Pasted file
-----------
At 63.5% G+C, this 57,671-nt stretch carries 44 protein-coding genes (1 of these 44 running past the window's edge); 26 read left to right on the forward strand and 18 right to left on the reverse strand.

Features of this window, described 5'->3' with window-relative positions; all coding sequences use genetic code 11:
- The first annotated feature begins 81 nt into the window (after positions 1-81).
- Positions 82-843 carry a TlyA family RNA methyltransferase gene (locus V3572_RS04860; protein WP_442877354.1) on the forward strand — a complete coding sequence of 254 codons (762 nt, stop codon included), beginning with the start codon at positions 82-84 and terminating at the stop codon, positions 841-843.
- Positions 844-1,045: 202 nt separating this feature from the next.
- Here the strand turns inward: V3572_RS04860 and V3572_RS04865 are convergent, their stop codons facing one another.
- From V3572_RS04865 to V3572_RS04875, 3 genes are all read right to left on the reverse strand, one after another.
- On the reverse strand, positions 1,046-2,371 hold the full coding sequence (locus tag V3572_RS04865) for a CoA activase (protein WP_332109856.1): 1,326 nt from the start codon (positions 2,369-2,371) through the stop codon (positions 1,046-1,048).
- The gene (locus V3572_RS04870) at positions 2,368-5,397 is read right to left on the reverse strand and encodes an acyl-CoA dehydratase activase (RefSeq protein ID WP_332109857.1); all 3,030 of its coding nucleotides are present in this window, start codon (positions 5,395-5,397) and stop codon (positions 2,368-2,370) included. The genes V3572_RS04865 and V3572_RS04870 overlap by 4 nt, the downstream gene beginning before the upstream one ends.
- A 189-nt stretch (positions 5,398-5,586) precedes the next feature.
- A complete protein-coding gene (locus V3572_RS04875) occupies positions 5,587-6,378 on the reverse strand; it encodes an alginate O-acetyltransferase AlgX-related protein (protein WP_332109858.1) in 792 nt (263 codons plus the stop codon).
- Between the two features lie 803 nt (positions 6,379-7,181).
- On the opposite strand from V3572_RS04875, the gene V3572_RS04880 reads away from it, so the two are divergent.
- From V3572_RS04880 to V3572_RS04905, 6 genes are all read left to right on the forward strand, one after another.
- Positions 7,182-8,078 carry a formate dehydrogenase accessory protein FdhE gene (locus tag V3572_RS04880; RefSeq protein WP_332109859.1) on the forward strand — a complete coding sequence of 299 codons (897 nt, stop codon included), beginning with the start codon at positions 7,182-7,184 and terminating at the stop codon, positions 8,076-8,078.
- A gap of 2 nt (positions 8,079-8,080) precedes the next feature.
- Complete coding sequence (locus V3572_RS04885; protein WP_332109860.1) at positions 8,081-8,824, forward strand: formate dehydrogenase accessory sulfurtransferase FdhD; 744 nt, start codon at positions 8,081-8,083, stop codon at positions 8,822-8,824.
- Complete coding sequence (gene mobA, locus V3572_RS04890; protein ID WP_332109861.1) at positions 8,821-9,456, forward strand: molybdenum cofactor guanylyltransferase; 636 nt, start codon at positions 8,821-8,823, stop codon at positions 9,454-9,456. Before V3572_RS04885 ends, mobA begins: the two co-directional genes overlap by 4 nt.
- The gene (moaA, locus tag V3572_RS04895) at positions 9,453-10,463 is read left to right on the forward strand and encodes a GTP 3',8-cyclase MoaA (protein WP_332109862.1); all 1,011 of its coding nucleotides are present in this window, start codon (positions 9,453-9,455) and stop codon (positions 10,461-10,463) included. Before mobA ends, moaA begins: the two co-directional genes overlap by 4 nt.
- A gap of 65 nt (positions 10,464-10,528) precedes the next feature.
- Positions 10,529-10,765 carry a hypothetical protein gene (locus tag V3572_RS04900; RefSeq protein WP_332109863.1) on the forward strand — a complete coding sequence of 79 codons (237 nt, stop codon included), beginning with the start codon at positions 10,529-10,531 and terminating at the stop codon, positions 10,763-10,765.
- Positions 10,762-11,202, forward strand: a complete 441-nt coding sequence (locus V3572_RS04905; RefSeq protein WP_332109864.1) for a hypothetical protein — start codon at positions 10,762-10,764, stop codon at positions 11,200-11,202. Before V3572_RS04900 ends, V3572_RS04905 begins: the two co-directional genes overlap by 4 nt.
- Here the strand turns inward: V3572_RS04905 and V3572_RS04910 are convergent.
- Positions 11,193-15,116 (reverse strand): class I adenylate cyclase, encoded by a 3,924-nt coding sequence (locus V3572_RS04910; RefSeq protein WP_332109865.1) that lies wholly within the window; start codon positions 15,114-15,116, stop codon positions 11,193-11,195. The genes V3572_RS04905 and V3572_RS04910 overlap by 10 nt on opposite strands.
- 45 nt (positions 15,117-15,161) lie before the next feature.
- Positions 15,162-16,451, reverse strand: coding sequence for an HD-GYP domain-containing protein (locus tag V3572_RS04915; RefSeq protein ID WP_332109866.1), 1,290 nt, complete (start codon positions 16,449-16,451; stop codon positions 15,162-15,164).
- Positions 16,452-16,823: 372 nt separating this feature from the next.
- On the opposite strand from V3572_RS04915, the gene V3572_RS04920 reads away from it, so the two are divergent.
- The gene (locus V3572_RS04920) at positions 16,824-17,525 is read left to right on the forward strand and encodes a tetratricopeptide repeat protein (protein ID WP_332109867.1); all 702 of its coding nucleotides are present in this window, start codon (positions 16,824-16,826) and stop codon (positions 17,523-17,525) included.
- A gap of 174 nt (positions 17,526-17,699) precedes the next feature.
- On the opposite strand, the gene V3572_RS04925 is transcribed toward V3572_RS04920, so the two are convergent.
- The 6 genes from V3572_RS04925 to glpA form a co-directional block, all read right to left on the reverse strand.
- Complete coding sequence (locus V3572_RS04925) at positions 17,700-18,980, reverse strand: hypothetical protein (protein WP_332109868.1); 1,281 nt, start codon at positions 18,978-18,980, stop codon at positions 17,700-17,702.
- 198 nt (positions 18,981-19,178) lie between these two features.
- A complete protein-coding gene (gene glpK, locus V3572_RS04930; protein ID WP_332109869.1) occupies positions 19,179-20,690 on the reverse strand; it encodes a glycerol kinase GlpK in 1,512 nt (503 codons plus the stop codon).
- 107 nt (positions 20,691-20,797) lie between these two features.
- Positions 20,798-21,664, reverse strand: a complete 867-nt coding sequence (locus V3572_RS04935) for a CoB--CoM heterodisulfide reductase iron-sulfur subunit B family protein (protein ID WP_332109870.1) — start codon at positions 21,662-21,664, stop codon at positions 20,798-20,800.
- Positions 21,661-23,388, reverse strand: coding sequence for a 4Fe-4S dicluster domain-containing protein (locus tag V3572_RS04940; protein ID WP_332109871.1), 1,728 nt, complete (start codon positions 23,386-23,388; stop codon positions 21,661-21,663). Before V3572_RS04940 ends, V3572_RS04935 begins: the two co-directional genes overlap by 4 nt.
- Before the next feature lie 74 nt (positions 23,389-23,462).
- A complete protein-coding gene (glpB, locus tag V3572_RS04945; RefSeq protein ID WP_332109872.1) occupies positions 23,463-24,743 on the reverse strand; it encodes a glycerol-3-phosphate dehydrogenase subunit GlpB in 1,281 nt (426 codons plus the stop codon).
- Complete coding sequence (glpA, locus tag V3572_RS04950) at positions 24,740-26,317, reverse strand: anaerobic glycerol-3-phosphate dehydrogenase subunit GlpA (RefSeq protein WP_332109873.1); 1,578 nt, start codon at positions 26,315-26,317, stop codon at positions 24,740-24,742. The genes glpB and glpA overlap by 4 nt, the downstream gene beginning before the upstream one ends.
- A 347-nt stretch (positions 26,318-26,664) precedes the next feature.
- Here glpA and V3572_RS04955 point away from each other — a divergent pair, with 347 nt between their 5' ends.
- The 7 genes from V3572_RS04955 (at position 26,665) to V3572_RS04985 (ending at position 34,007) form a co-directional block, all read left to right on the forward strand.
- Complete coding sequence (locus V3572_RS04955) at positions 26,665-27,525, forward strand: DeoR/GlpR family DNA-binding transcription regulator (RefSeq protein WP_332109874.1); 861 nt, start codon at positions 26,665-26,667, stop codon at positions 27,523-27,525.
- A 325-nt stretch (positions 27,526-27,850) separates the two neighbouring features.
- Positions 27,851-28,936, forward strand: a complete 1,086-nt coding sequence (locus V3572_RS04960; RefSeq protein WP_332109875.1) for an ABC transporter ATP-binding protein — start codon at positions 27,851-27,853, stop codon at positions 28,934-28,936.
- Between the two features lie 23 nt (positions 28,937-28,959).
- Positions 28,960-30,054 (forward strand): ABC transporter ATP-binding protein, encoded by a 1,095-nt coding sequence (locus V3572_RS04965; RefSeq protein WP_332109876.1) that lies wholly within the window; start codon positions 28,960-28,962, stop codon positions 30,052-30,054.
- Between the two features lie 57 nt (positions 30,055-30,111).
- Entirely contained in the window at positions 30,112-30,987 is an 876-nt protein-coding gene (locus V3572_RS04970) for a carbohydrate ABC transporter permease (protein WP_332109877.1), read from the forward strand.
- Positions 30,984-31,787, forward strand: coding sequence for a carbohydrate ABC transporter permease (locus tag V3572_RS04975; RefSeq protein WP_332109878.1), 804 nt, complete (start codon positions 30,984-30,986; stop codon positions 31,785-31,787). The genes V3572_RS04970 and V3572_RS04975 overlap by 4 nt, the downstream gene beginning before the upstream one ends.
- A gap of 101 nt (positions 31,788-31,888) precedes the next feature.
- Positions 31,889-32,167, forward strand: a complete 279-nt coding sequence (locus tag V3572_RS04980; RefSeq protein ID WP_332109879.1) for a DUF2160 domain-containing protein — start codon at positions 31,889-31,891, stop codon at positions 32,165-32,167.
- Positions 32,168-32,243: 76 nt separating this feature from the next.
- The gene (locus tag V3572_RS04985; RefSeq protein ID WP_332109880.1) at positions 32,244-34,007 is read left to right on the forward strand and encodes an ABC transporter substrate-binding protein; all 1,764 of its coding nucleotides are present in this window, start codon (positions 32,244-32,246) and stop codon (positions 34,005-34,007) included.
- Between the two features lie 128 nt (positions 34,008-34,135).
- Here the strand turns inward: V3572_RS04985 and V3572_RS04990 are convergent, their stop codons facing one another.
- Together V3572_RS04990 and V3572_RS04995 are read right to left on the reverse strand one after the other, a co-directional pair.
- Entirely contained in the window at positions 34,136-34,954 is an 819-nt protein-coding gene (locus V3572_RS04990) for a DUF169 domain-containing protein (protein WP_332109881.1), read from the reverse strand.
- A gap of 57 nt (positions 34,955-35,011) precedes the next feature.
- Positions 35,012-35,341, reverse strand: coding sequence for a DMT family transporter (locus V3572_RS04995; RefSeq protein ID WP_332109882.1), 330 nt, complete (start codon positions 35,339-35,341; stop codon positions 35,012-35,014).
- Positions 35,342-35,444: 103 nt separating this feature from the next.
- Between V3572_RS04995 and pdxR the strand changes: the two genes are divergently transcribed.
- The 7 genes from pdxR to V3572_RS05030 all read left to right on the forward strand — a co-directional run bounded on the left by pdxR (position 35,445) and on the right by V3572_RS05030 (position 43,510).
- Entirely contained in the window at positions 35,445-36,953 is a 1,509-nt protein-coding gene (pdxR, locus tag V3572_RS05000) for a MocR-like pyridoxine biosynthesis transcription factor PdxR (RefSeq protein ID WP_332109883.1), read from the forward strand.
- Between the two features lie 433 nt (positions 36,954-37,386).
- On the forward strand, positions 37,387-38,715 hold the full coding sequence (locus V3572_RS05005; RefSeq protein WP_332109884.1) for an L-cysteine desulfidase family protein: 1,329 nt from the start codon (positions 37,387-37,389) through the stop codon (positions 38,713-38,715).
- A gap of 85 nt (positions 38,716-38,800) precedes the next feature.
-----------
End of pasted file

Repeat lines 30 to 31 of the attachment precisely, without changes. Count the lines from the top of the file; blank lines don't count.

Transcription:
- A gap of 174 nt (positions 17,526-17,699) precedes the next feature.
- On the opposite strand, the gene V3572_RS04925 is transcribed toward V3572_RS04920, so the two are convergent.